Muhammad Legenhausen

BeFunky_Muhammad Legenhausen 2.jpgDr. Muhammad Legenhausen has kindly consented to having his Poetry and Writings presented on The Mancebo Mosaic. It has been our wish for many years to introduce him to the general public. We are honoured that he accepted our invitation and has given us his permission.

In order to present Dr. Legenhausen properly the Mancebo Mosaic staff feel the necessity to present his biography and a few introductory papers to set the stage for his Poetry and Philosophical Papers. Translations of his poetry in several languages are now underway. We anticipate Spanish translations to be added soon.

Biography (taken from Wikipedia)

Gary Carl (Muhammad) Legenhausen (born 1953, New York) is an American philosopher who teaches at the Imam Khomeini Education and Research Institute, which is directed by Mohammad Taghi Mesbah Yazdi.

He converted to Islam in 1983. He wrote a book entitled Islam and Religious Pluralism in which he advocates “non-reductive religious pluralism”. He has been an advocate of interfaith dialogue, and serves on the advisory board of the Society for Religious Studies in Qom. He holds a Ph.D. in philosophy from Rice University (1983).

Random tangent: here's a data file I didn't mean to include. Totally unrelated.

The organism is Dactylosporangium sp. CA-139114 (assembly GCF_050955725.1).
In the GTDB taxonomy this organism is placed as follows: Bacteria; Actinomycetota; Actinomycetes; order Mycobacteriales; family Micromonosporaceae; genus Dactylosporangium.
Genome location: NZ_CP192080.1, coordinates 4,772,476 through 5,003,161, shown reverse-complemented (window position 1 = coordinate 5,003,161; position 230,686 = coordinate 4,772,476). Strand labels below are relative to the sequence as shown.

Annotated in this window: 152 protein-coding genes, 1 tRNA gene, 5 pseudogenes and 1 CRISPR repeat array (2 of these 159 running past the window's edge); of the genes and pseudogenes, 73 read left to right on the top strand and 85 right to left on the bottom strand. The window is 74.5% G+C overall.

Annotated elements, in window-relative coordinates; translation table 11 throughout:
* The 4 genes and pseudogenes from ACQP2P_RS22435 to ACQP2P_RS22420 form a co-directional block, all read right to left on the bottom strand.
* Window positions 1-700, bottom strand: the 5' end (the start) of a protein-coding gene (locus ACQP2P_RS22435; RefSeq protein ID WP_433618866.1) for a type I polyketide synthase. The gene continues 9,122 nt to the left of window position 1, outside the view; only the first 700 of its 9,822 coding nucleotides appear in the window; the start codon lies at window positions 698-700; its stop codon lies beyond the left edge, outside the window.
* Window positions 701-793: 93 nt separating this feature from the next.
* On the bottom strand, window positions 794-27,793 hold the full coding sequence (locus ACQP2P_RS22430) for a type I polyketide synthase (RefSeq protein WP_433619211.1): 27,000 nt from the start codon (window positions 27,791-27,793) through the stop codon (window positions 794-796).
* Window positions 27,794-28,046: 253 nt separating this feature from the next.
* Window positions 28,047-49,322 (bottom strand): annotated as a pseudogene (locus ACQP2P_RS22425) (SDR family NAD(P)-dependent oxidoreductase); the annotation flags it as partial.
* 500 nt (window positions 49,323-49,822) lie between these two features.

He taught philosophy of religion, ethics and epistemology at the Islamic Iranian Academy of Philosophy from 1990 until 1994. Since 1996, he has been studying Islam and teaching Western philosophy and Christianity at the Imam Khomeini Education and Research Institute in Iran. He is also a founding member of the advisory board of the Shi`ite Studies Center in Qom, and serves on the scientific board of the Human Rights Center of Mofid University, Qom.

Brought up as a Catholic, he abandoned religion shortly after beginning his academic studies at the State University of New York at Albany. In 1979, he became acquainted with Islam through Muslim students at Texas Southern University, where he taught from 1979 to 1989.

Read some of Dr Legenhausens work:

From an Existentialist to a Muslim

In a Quatrain of Imam Khomeini

Teapot Sestina

Islam and Religious Pluralism from

The Relationship between Philosophy and Theology in the Postmodern Age from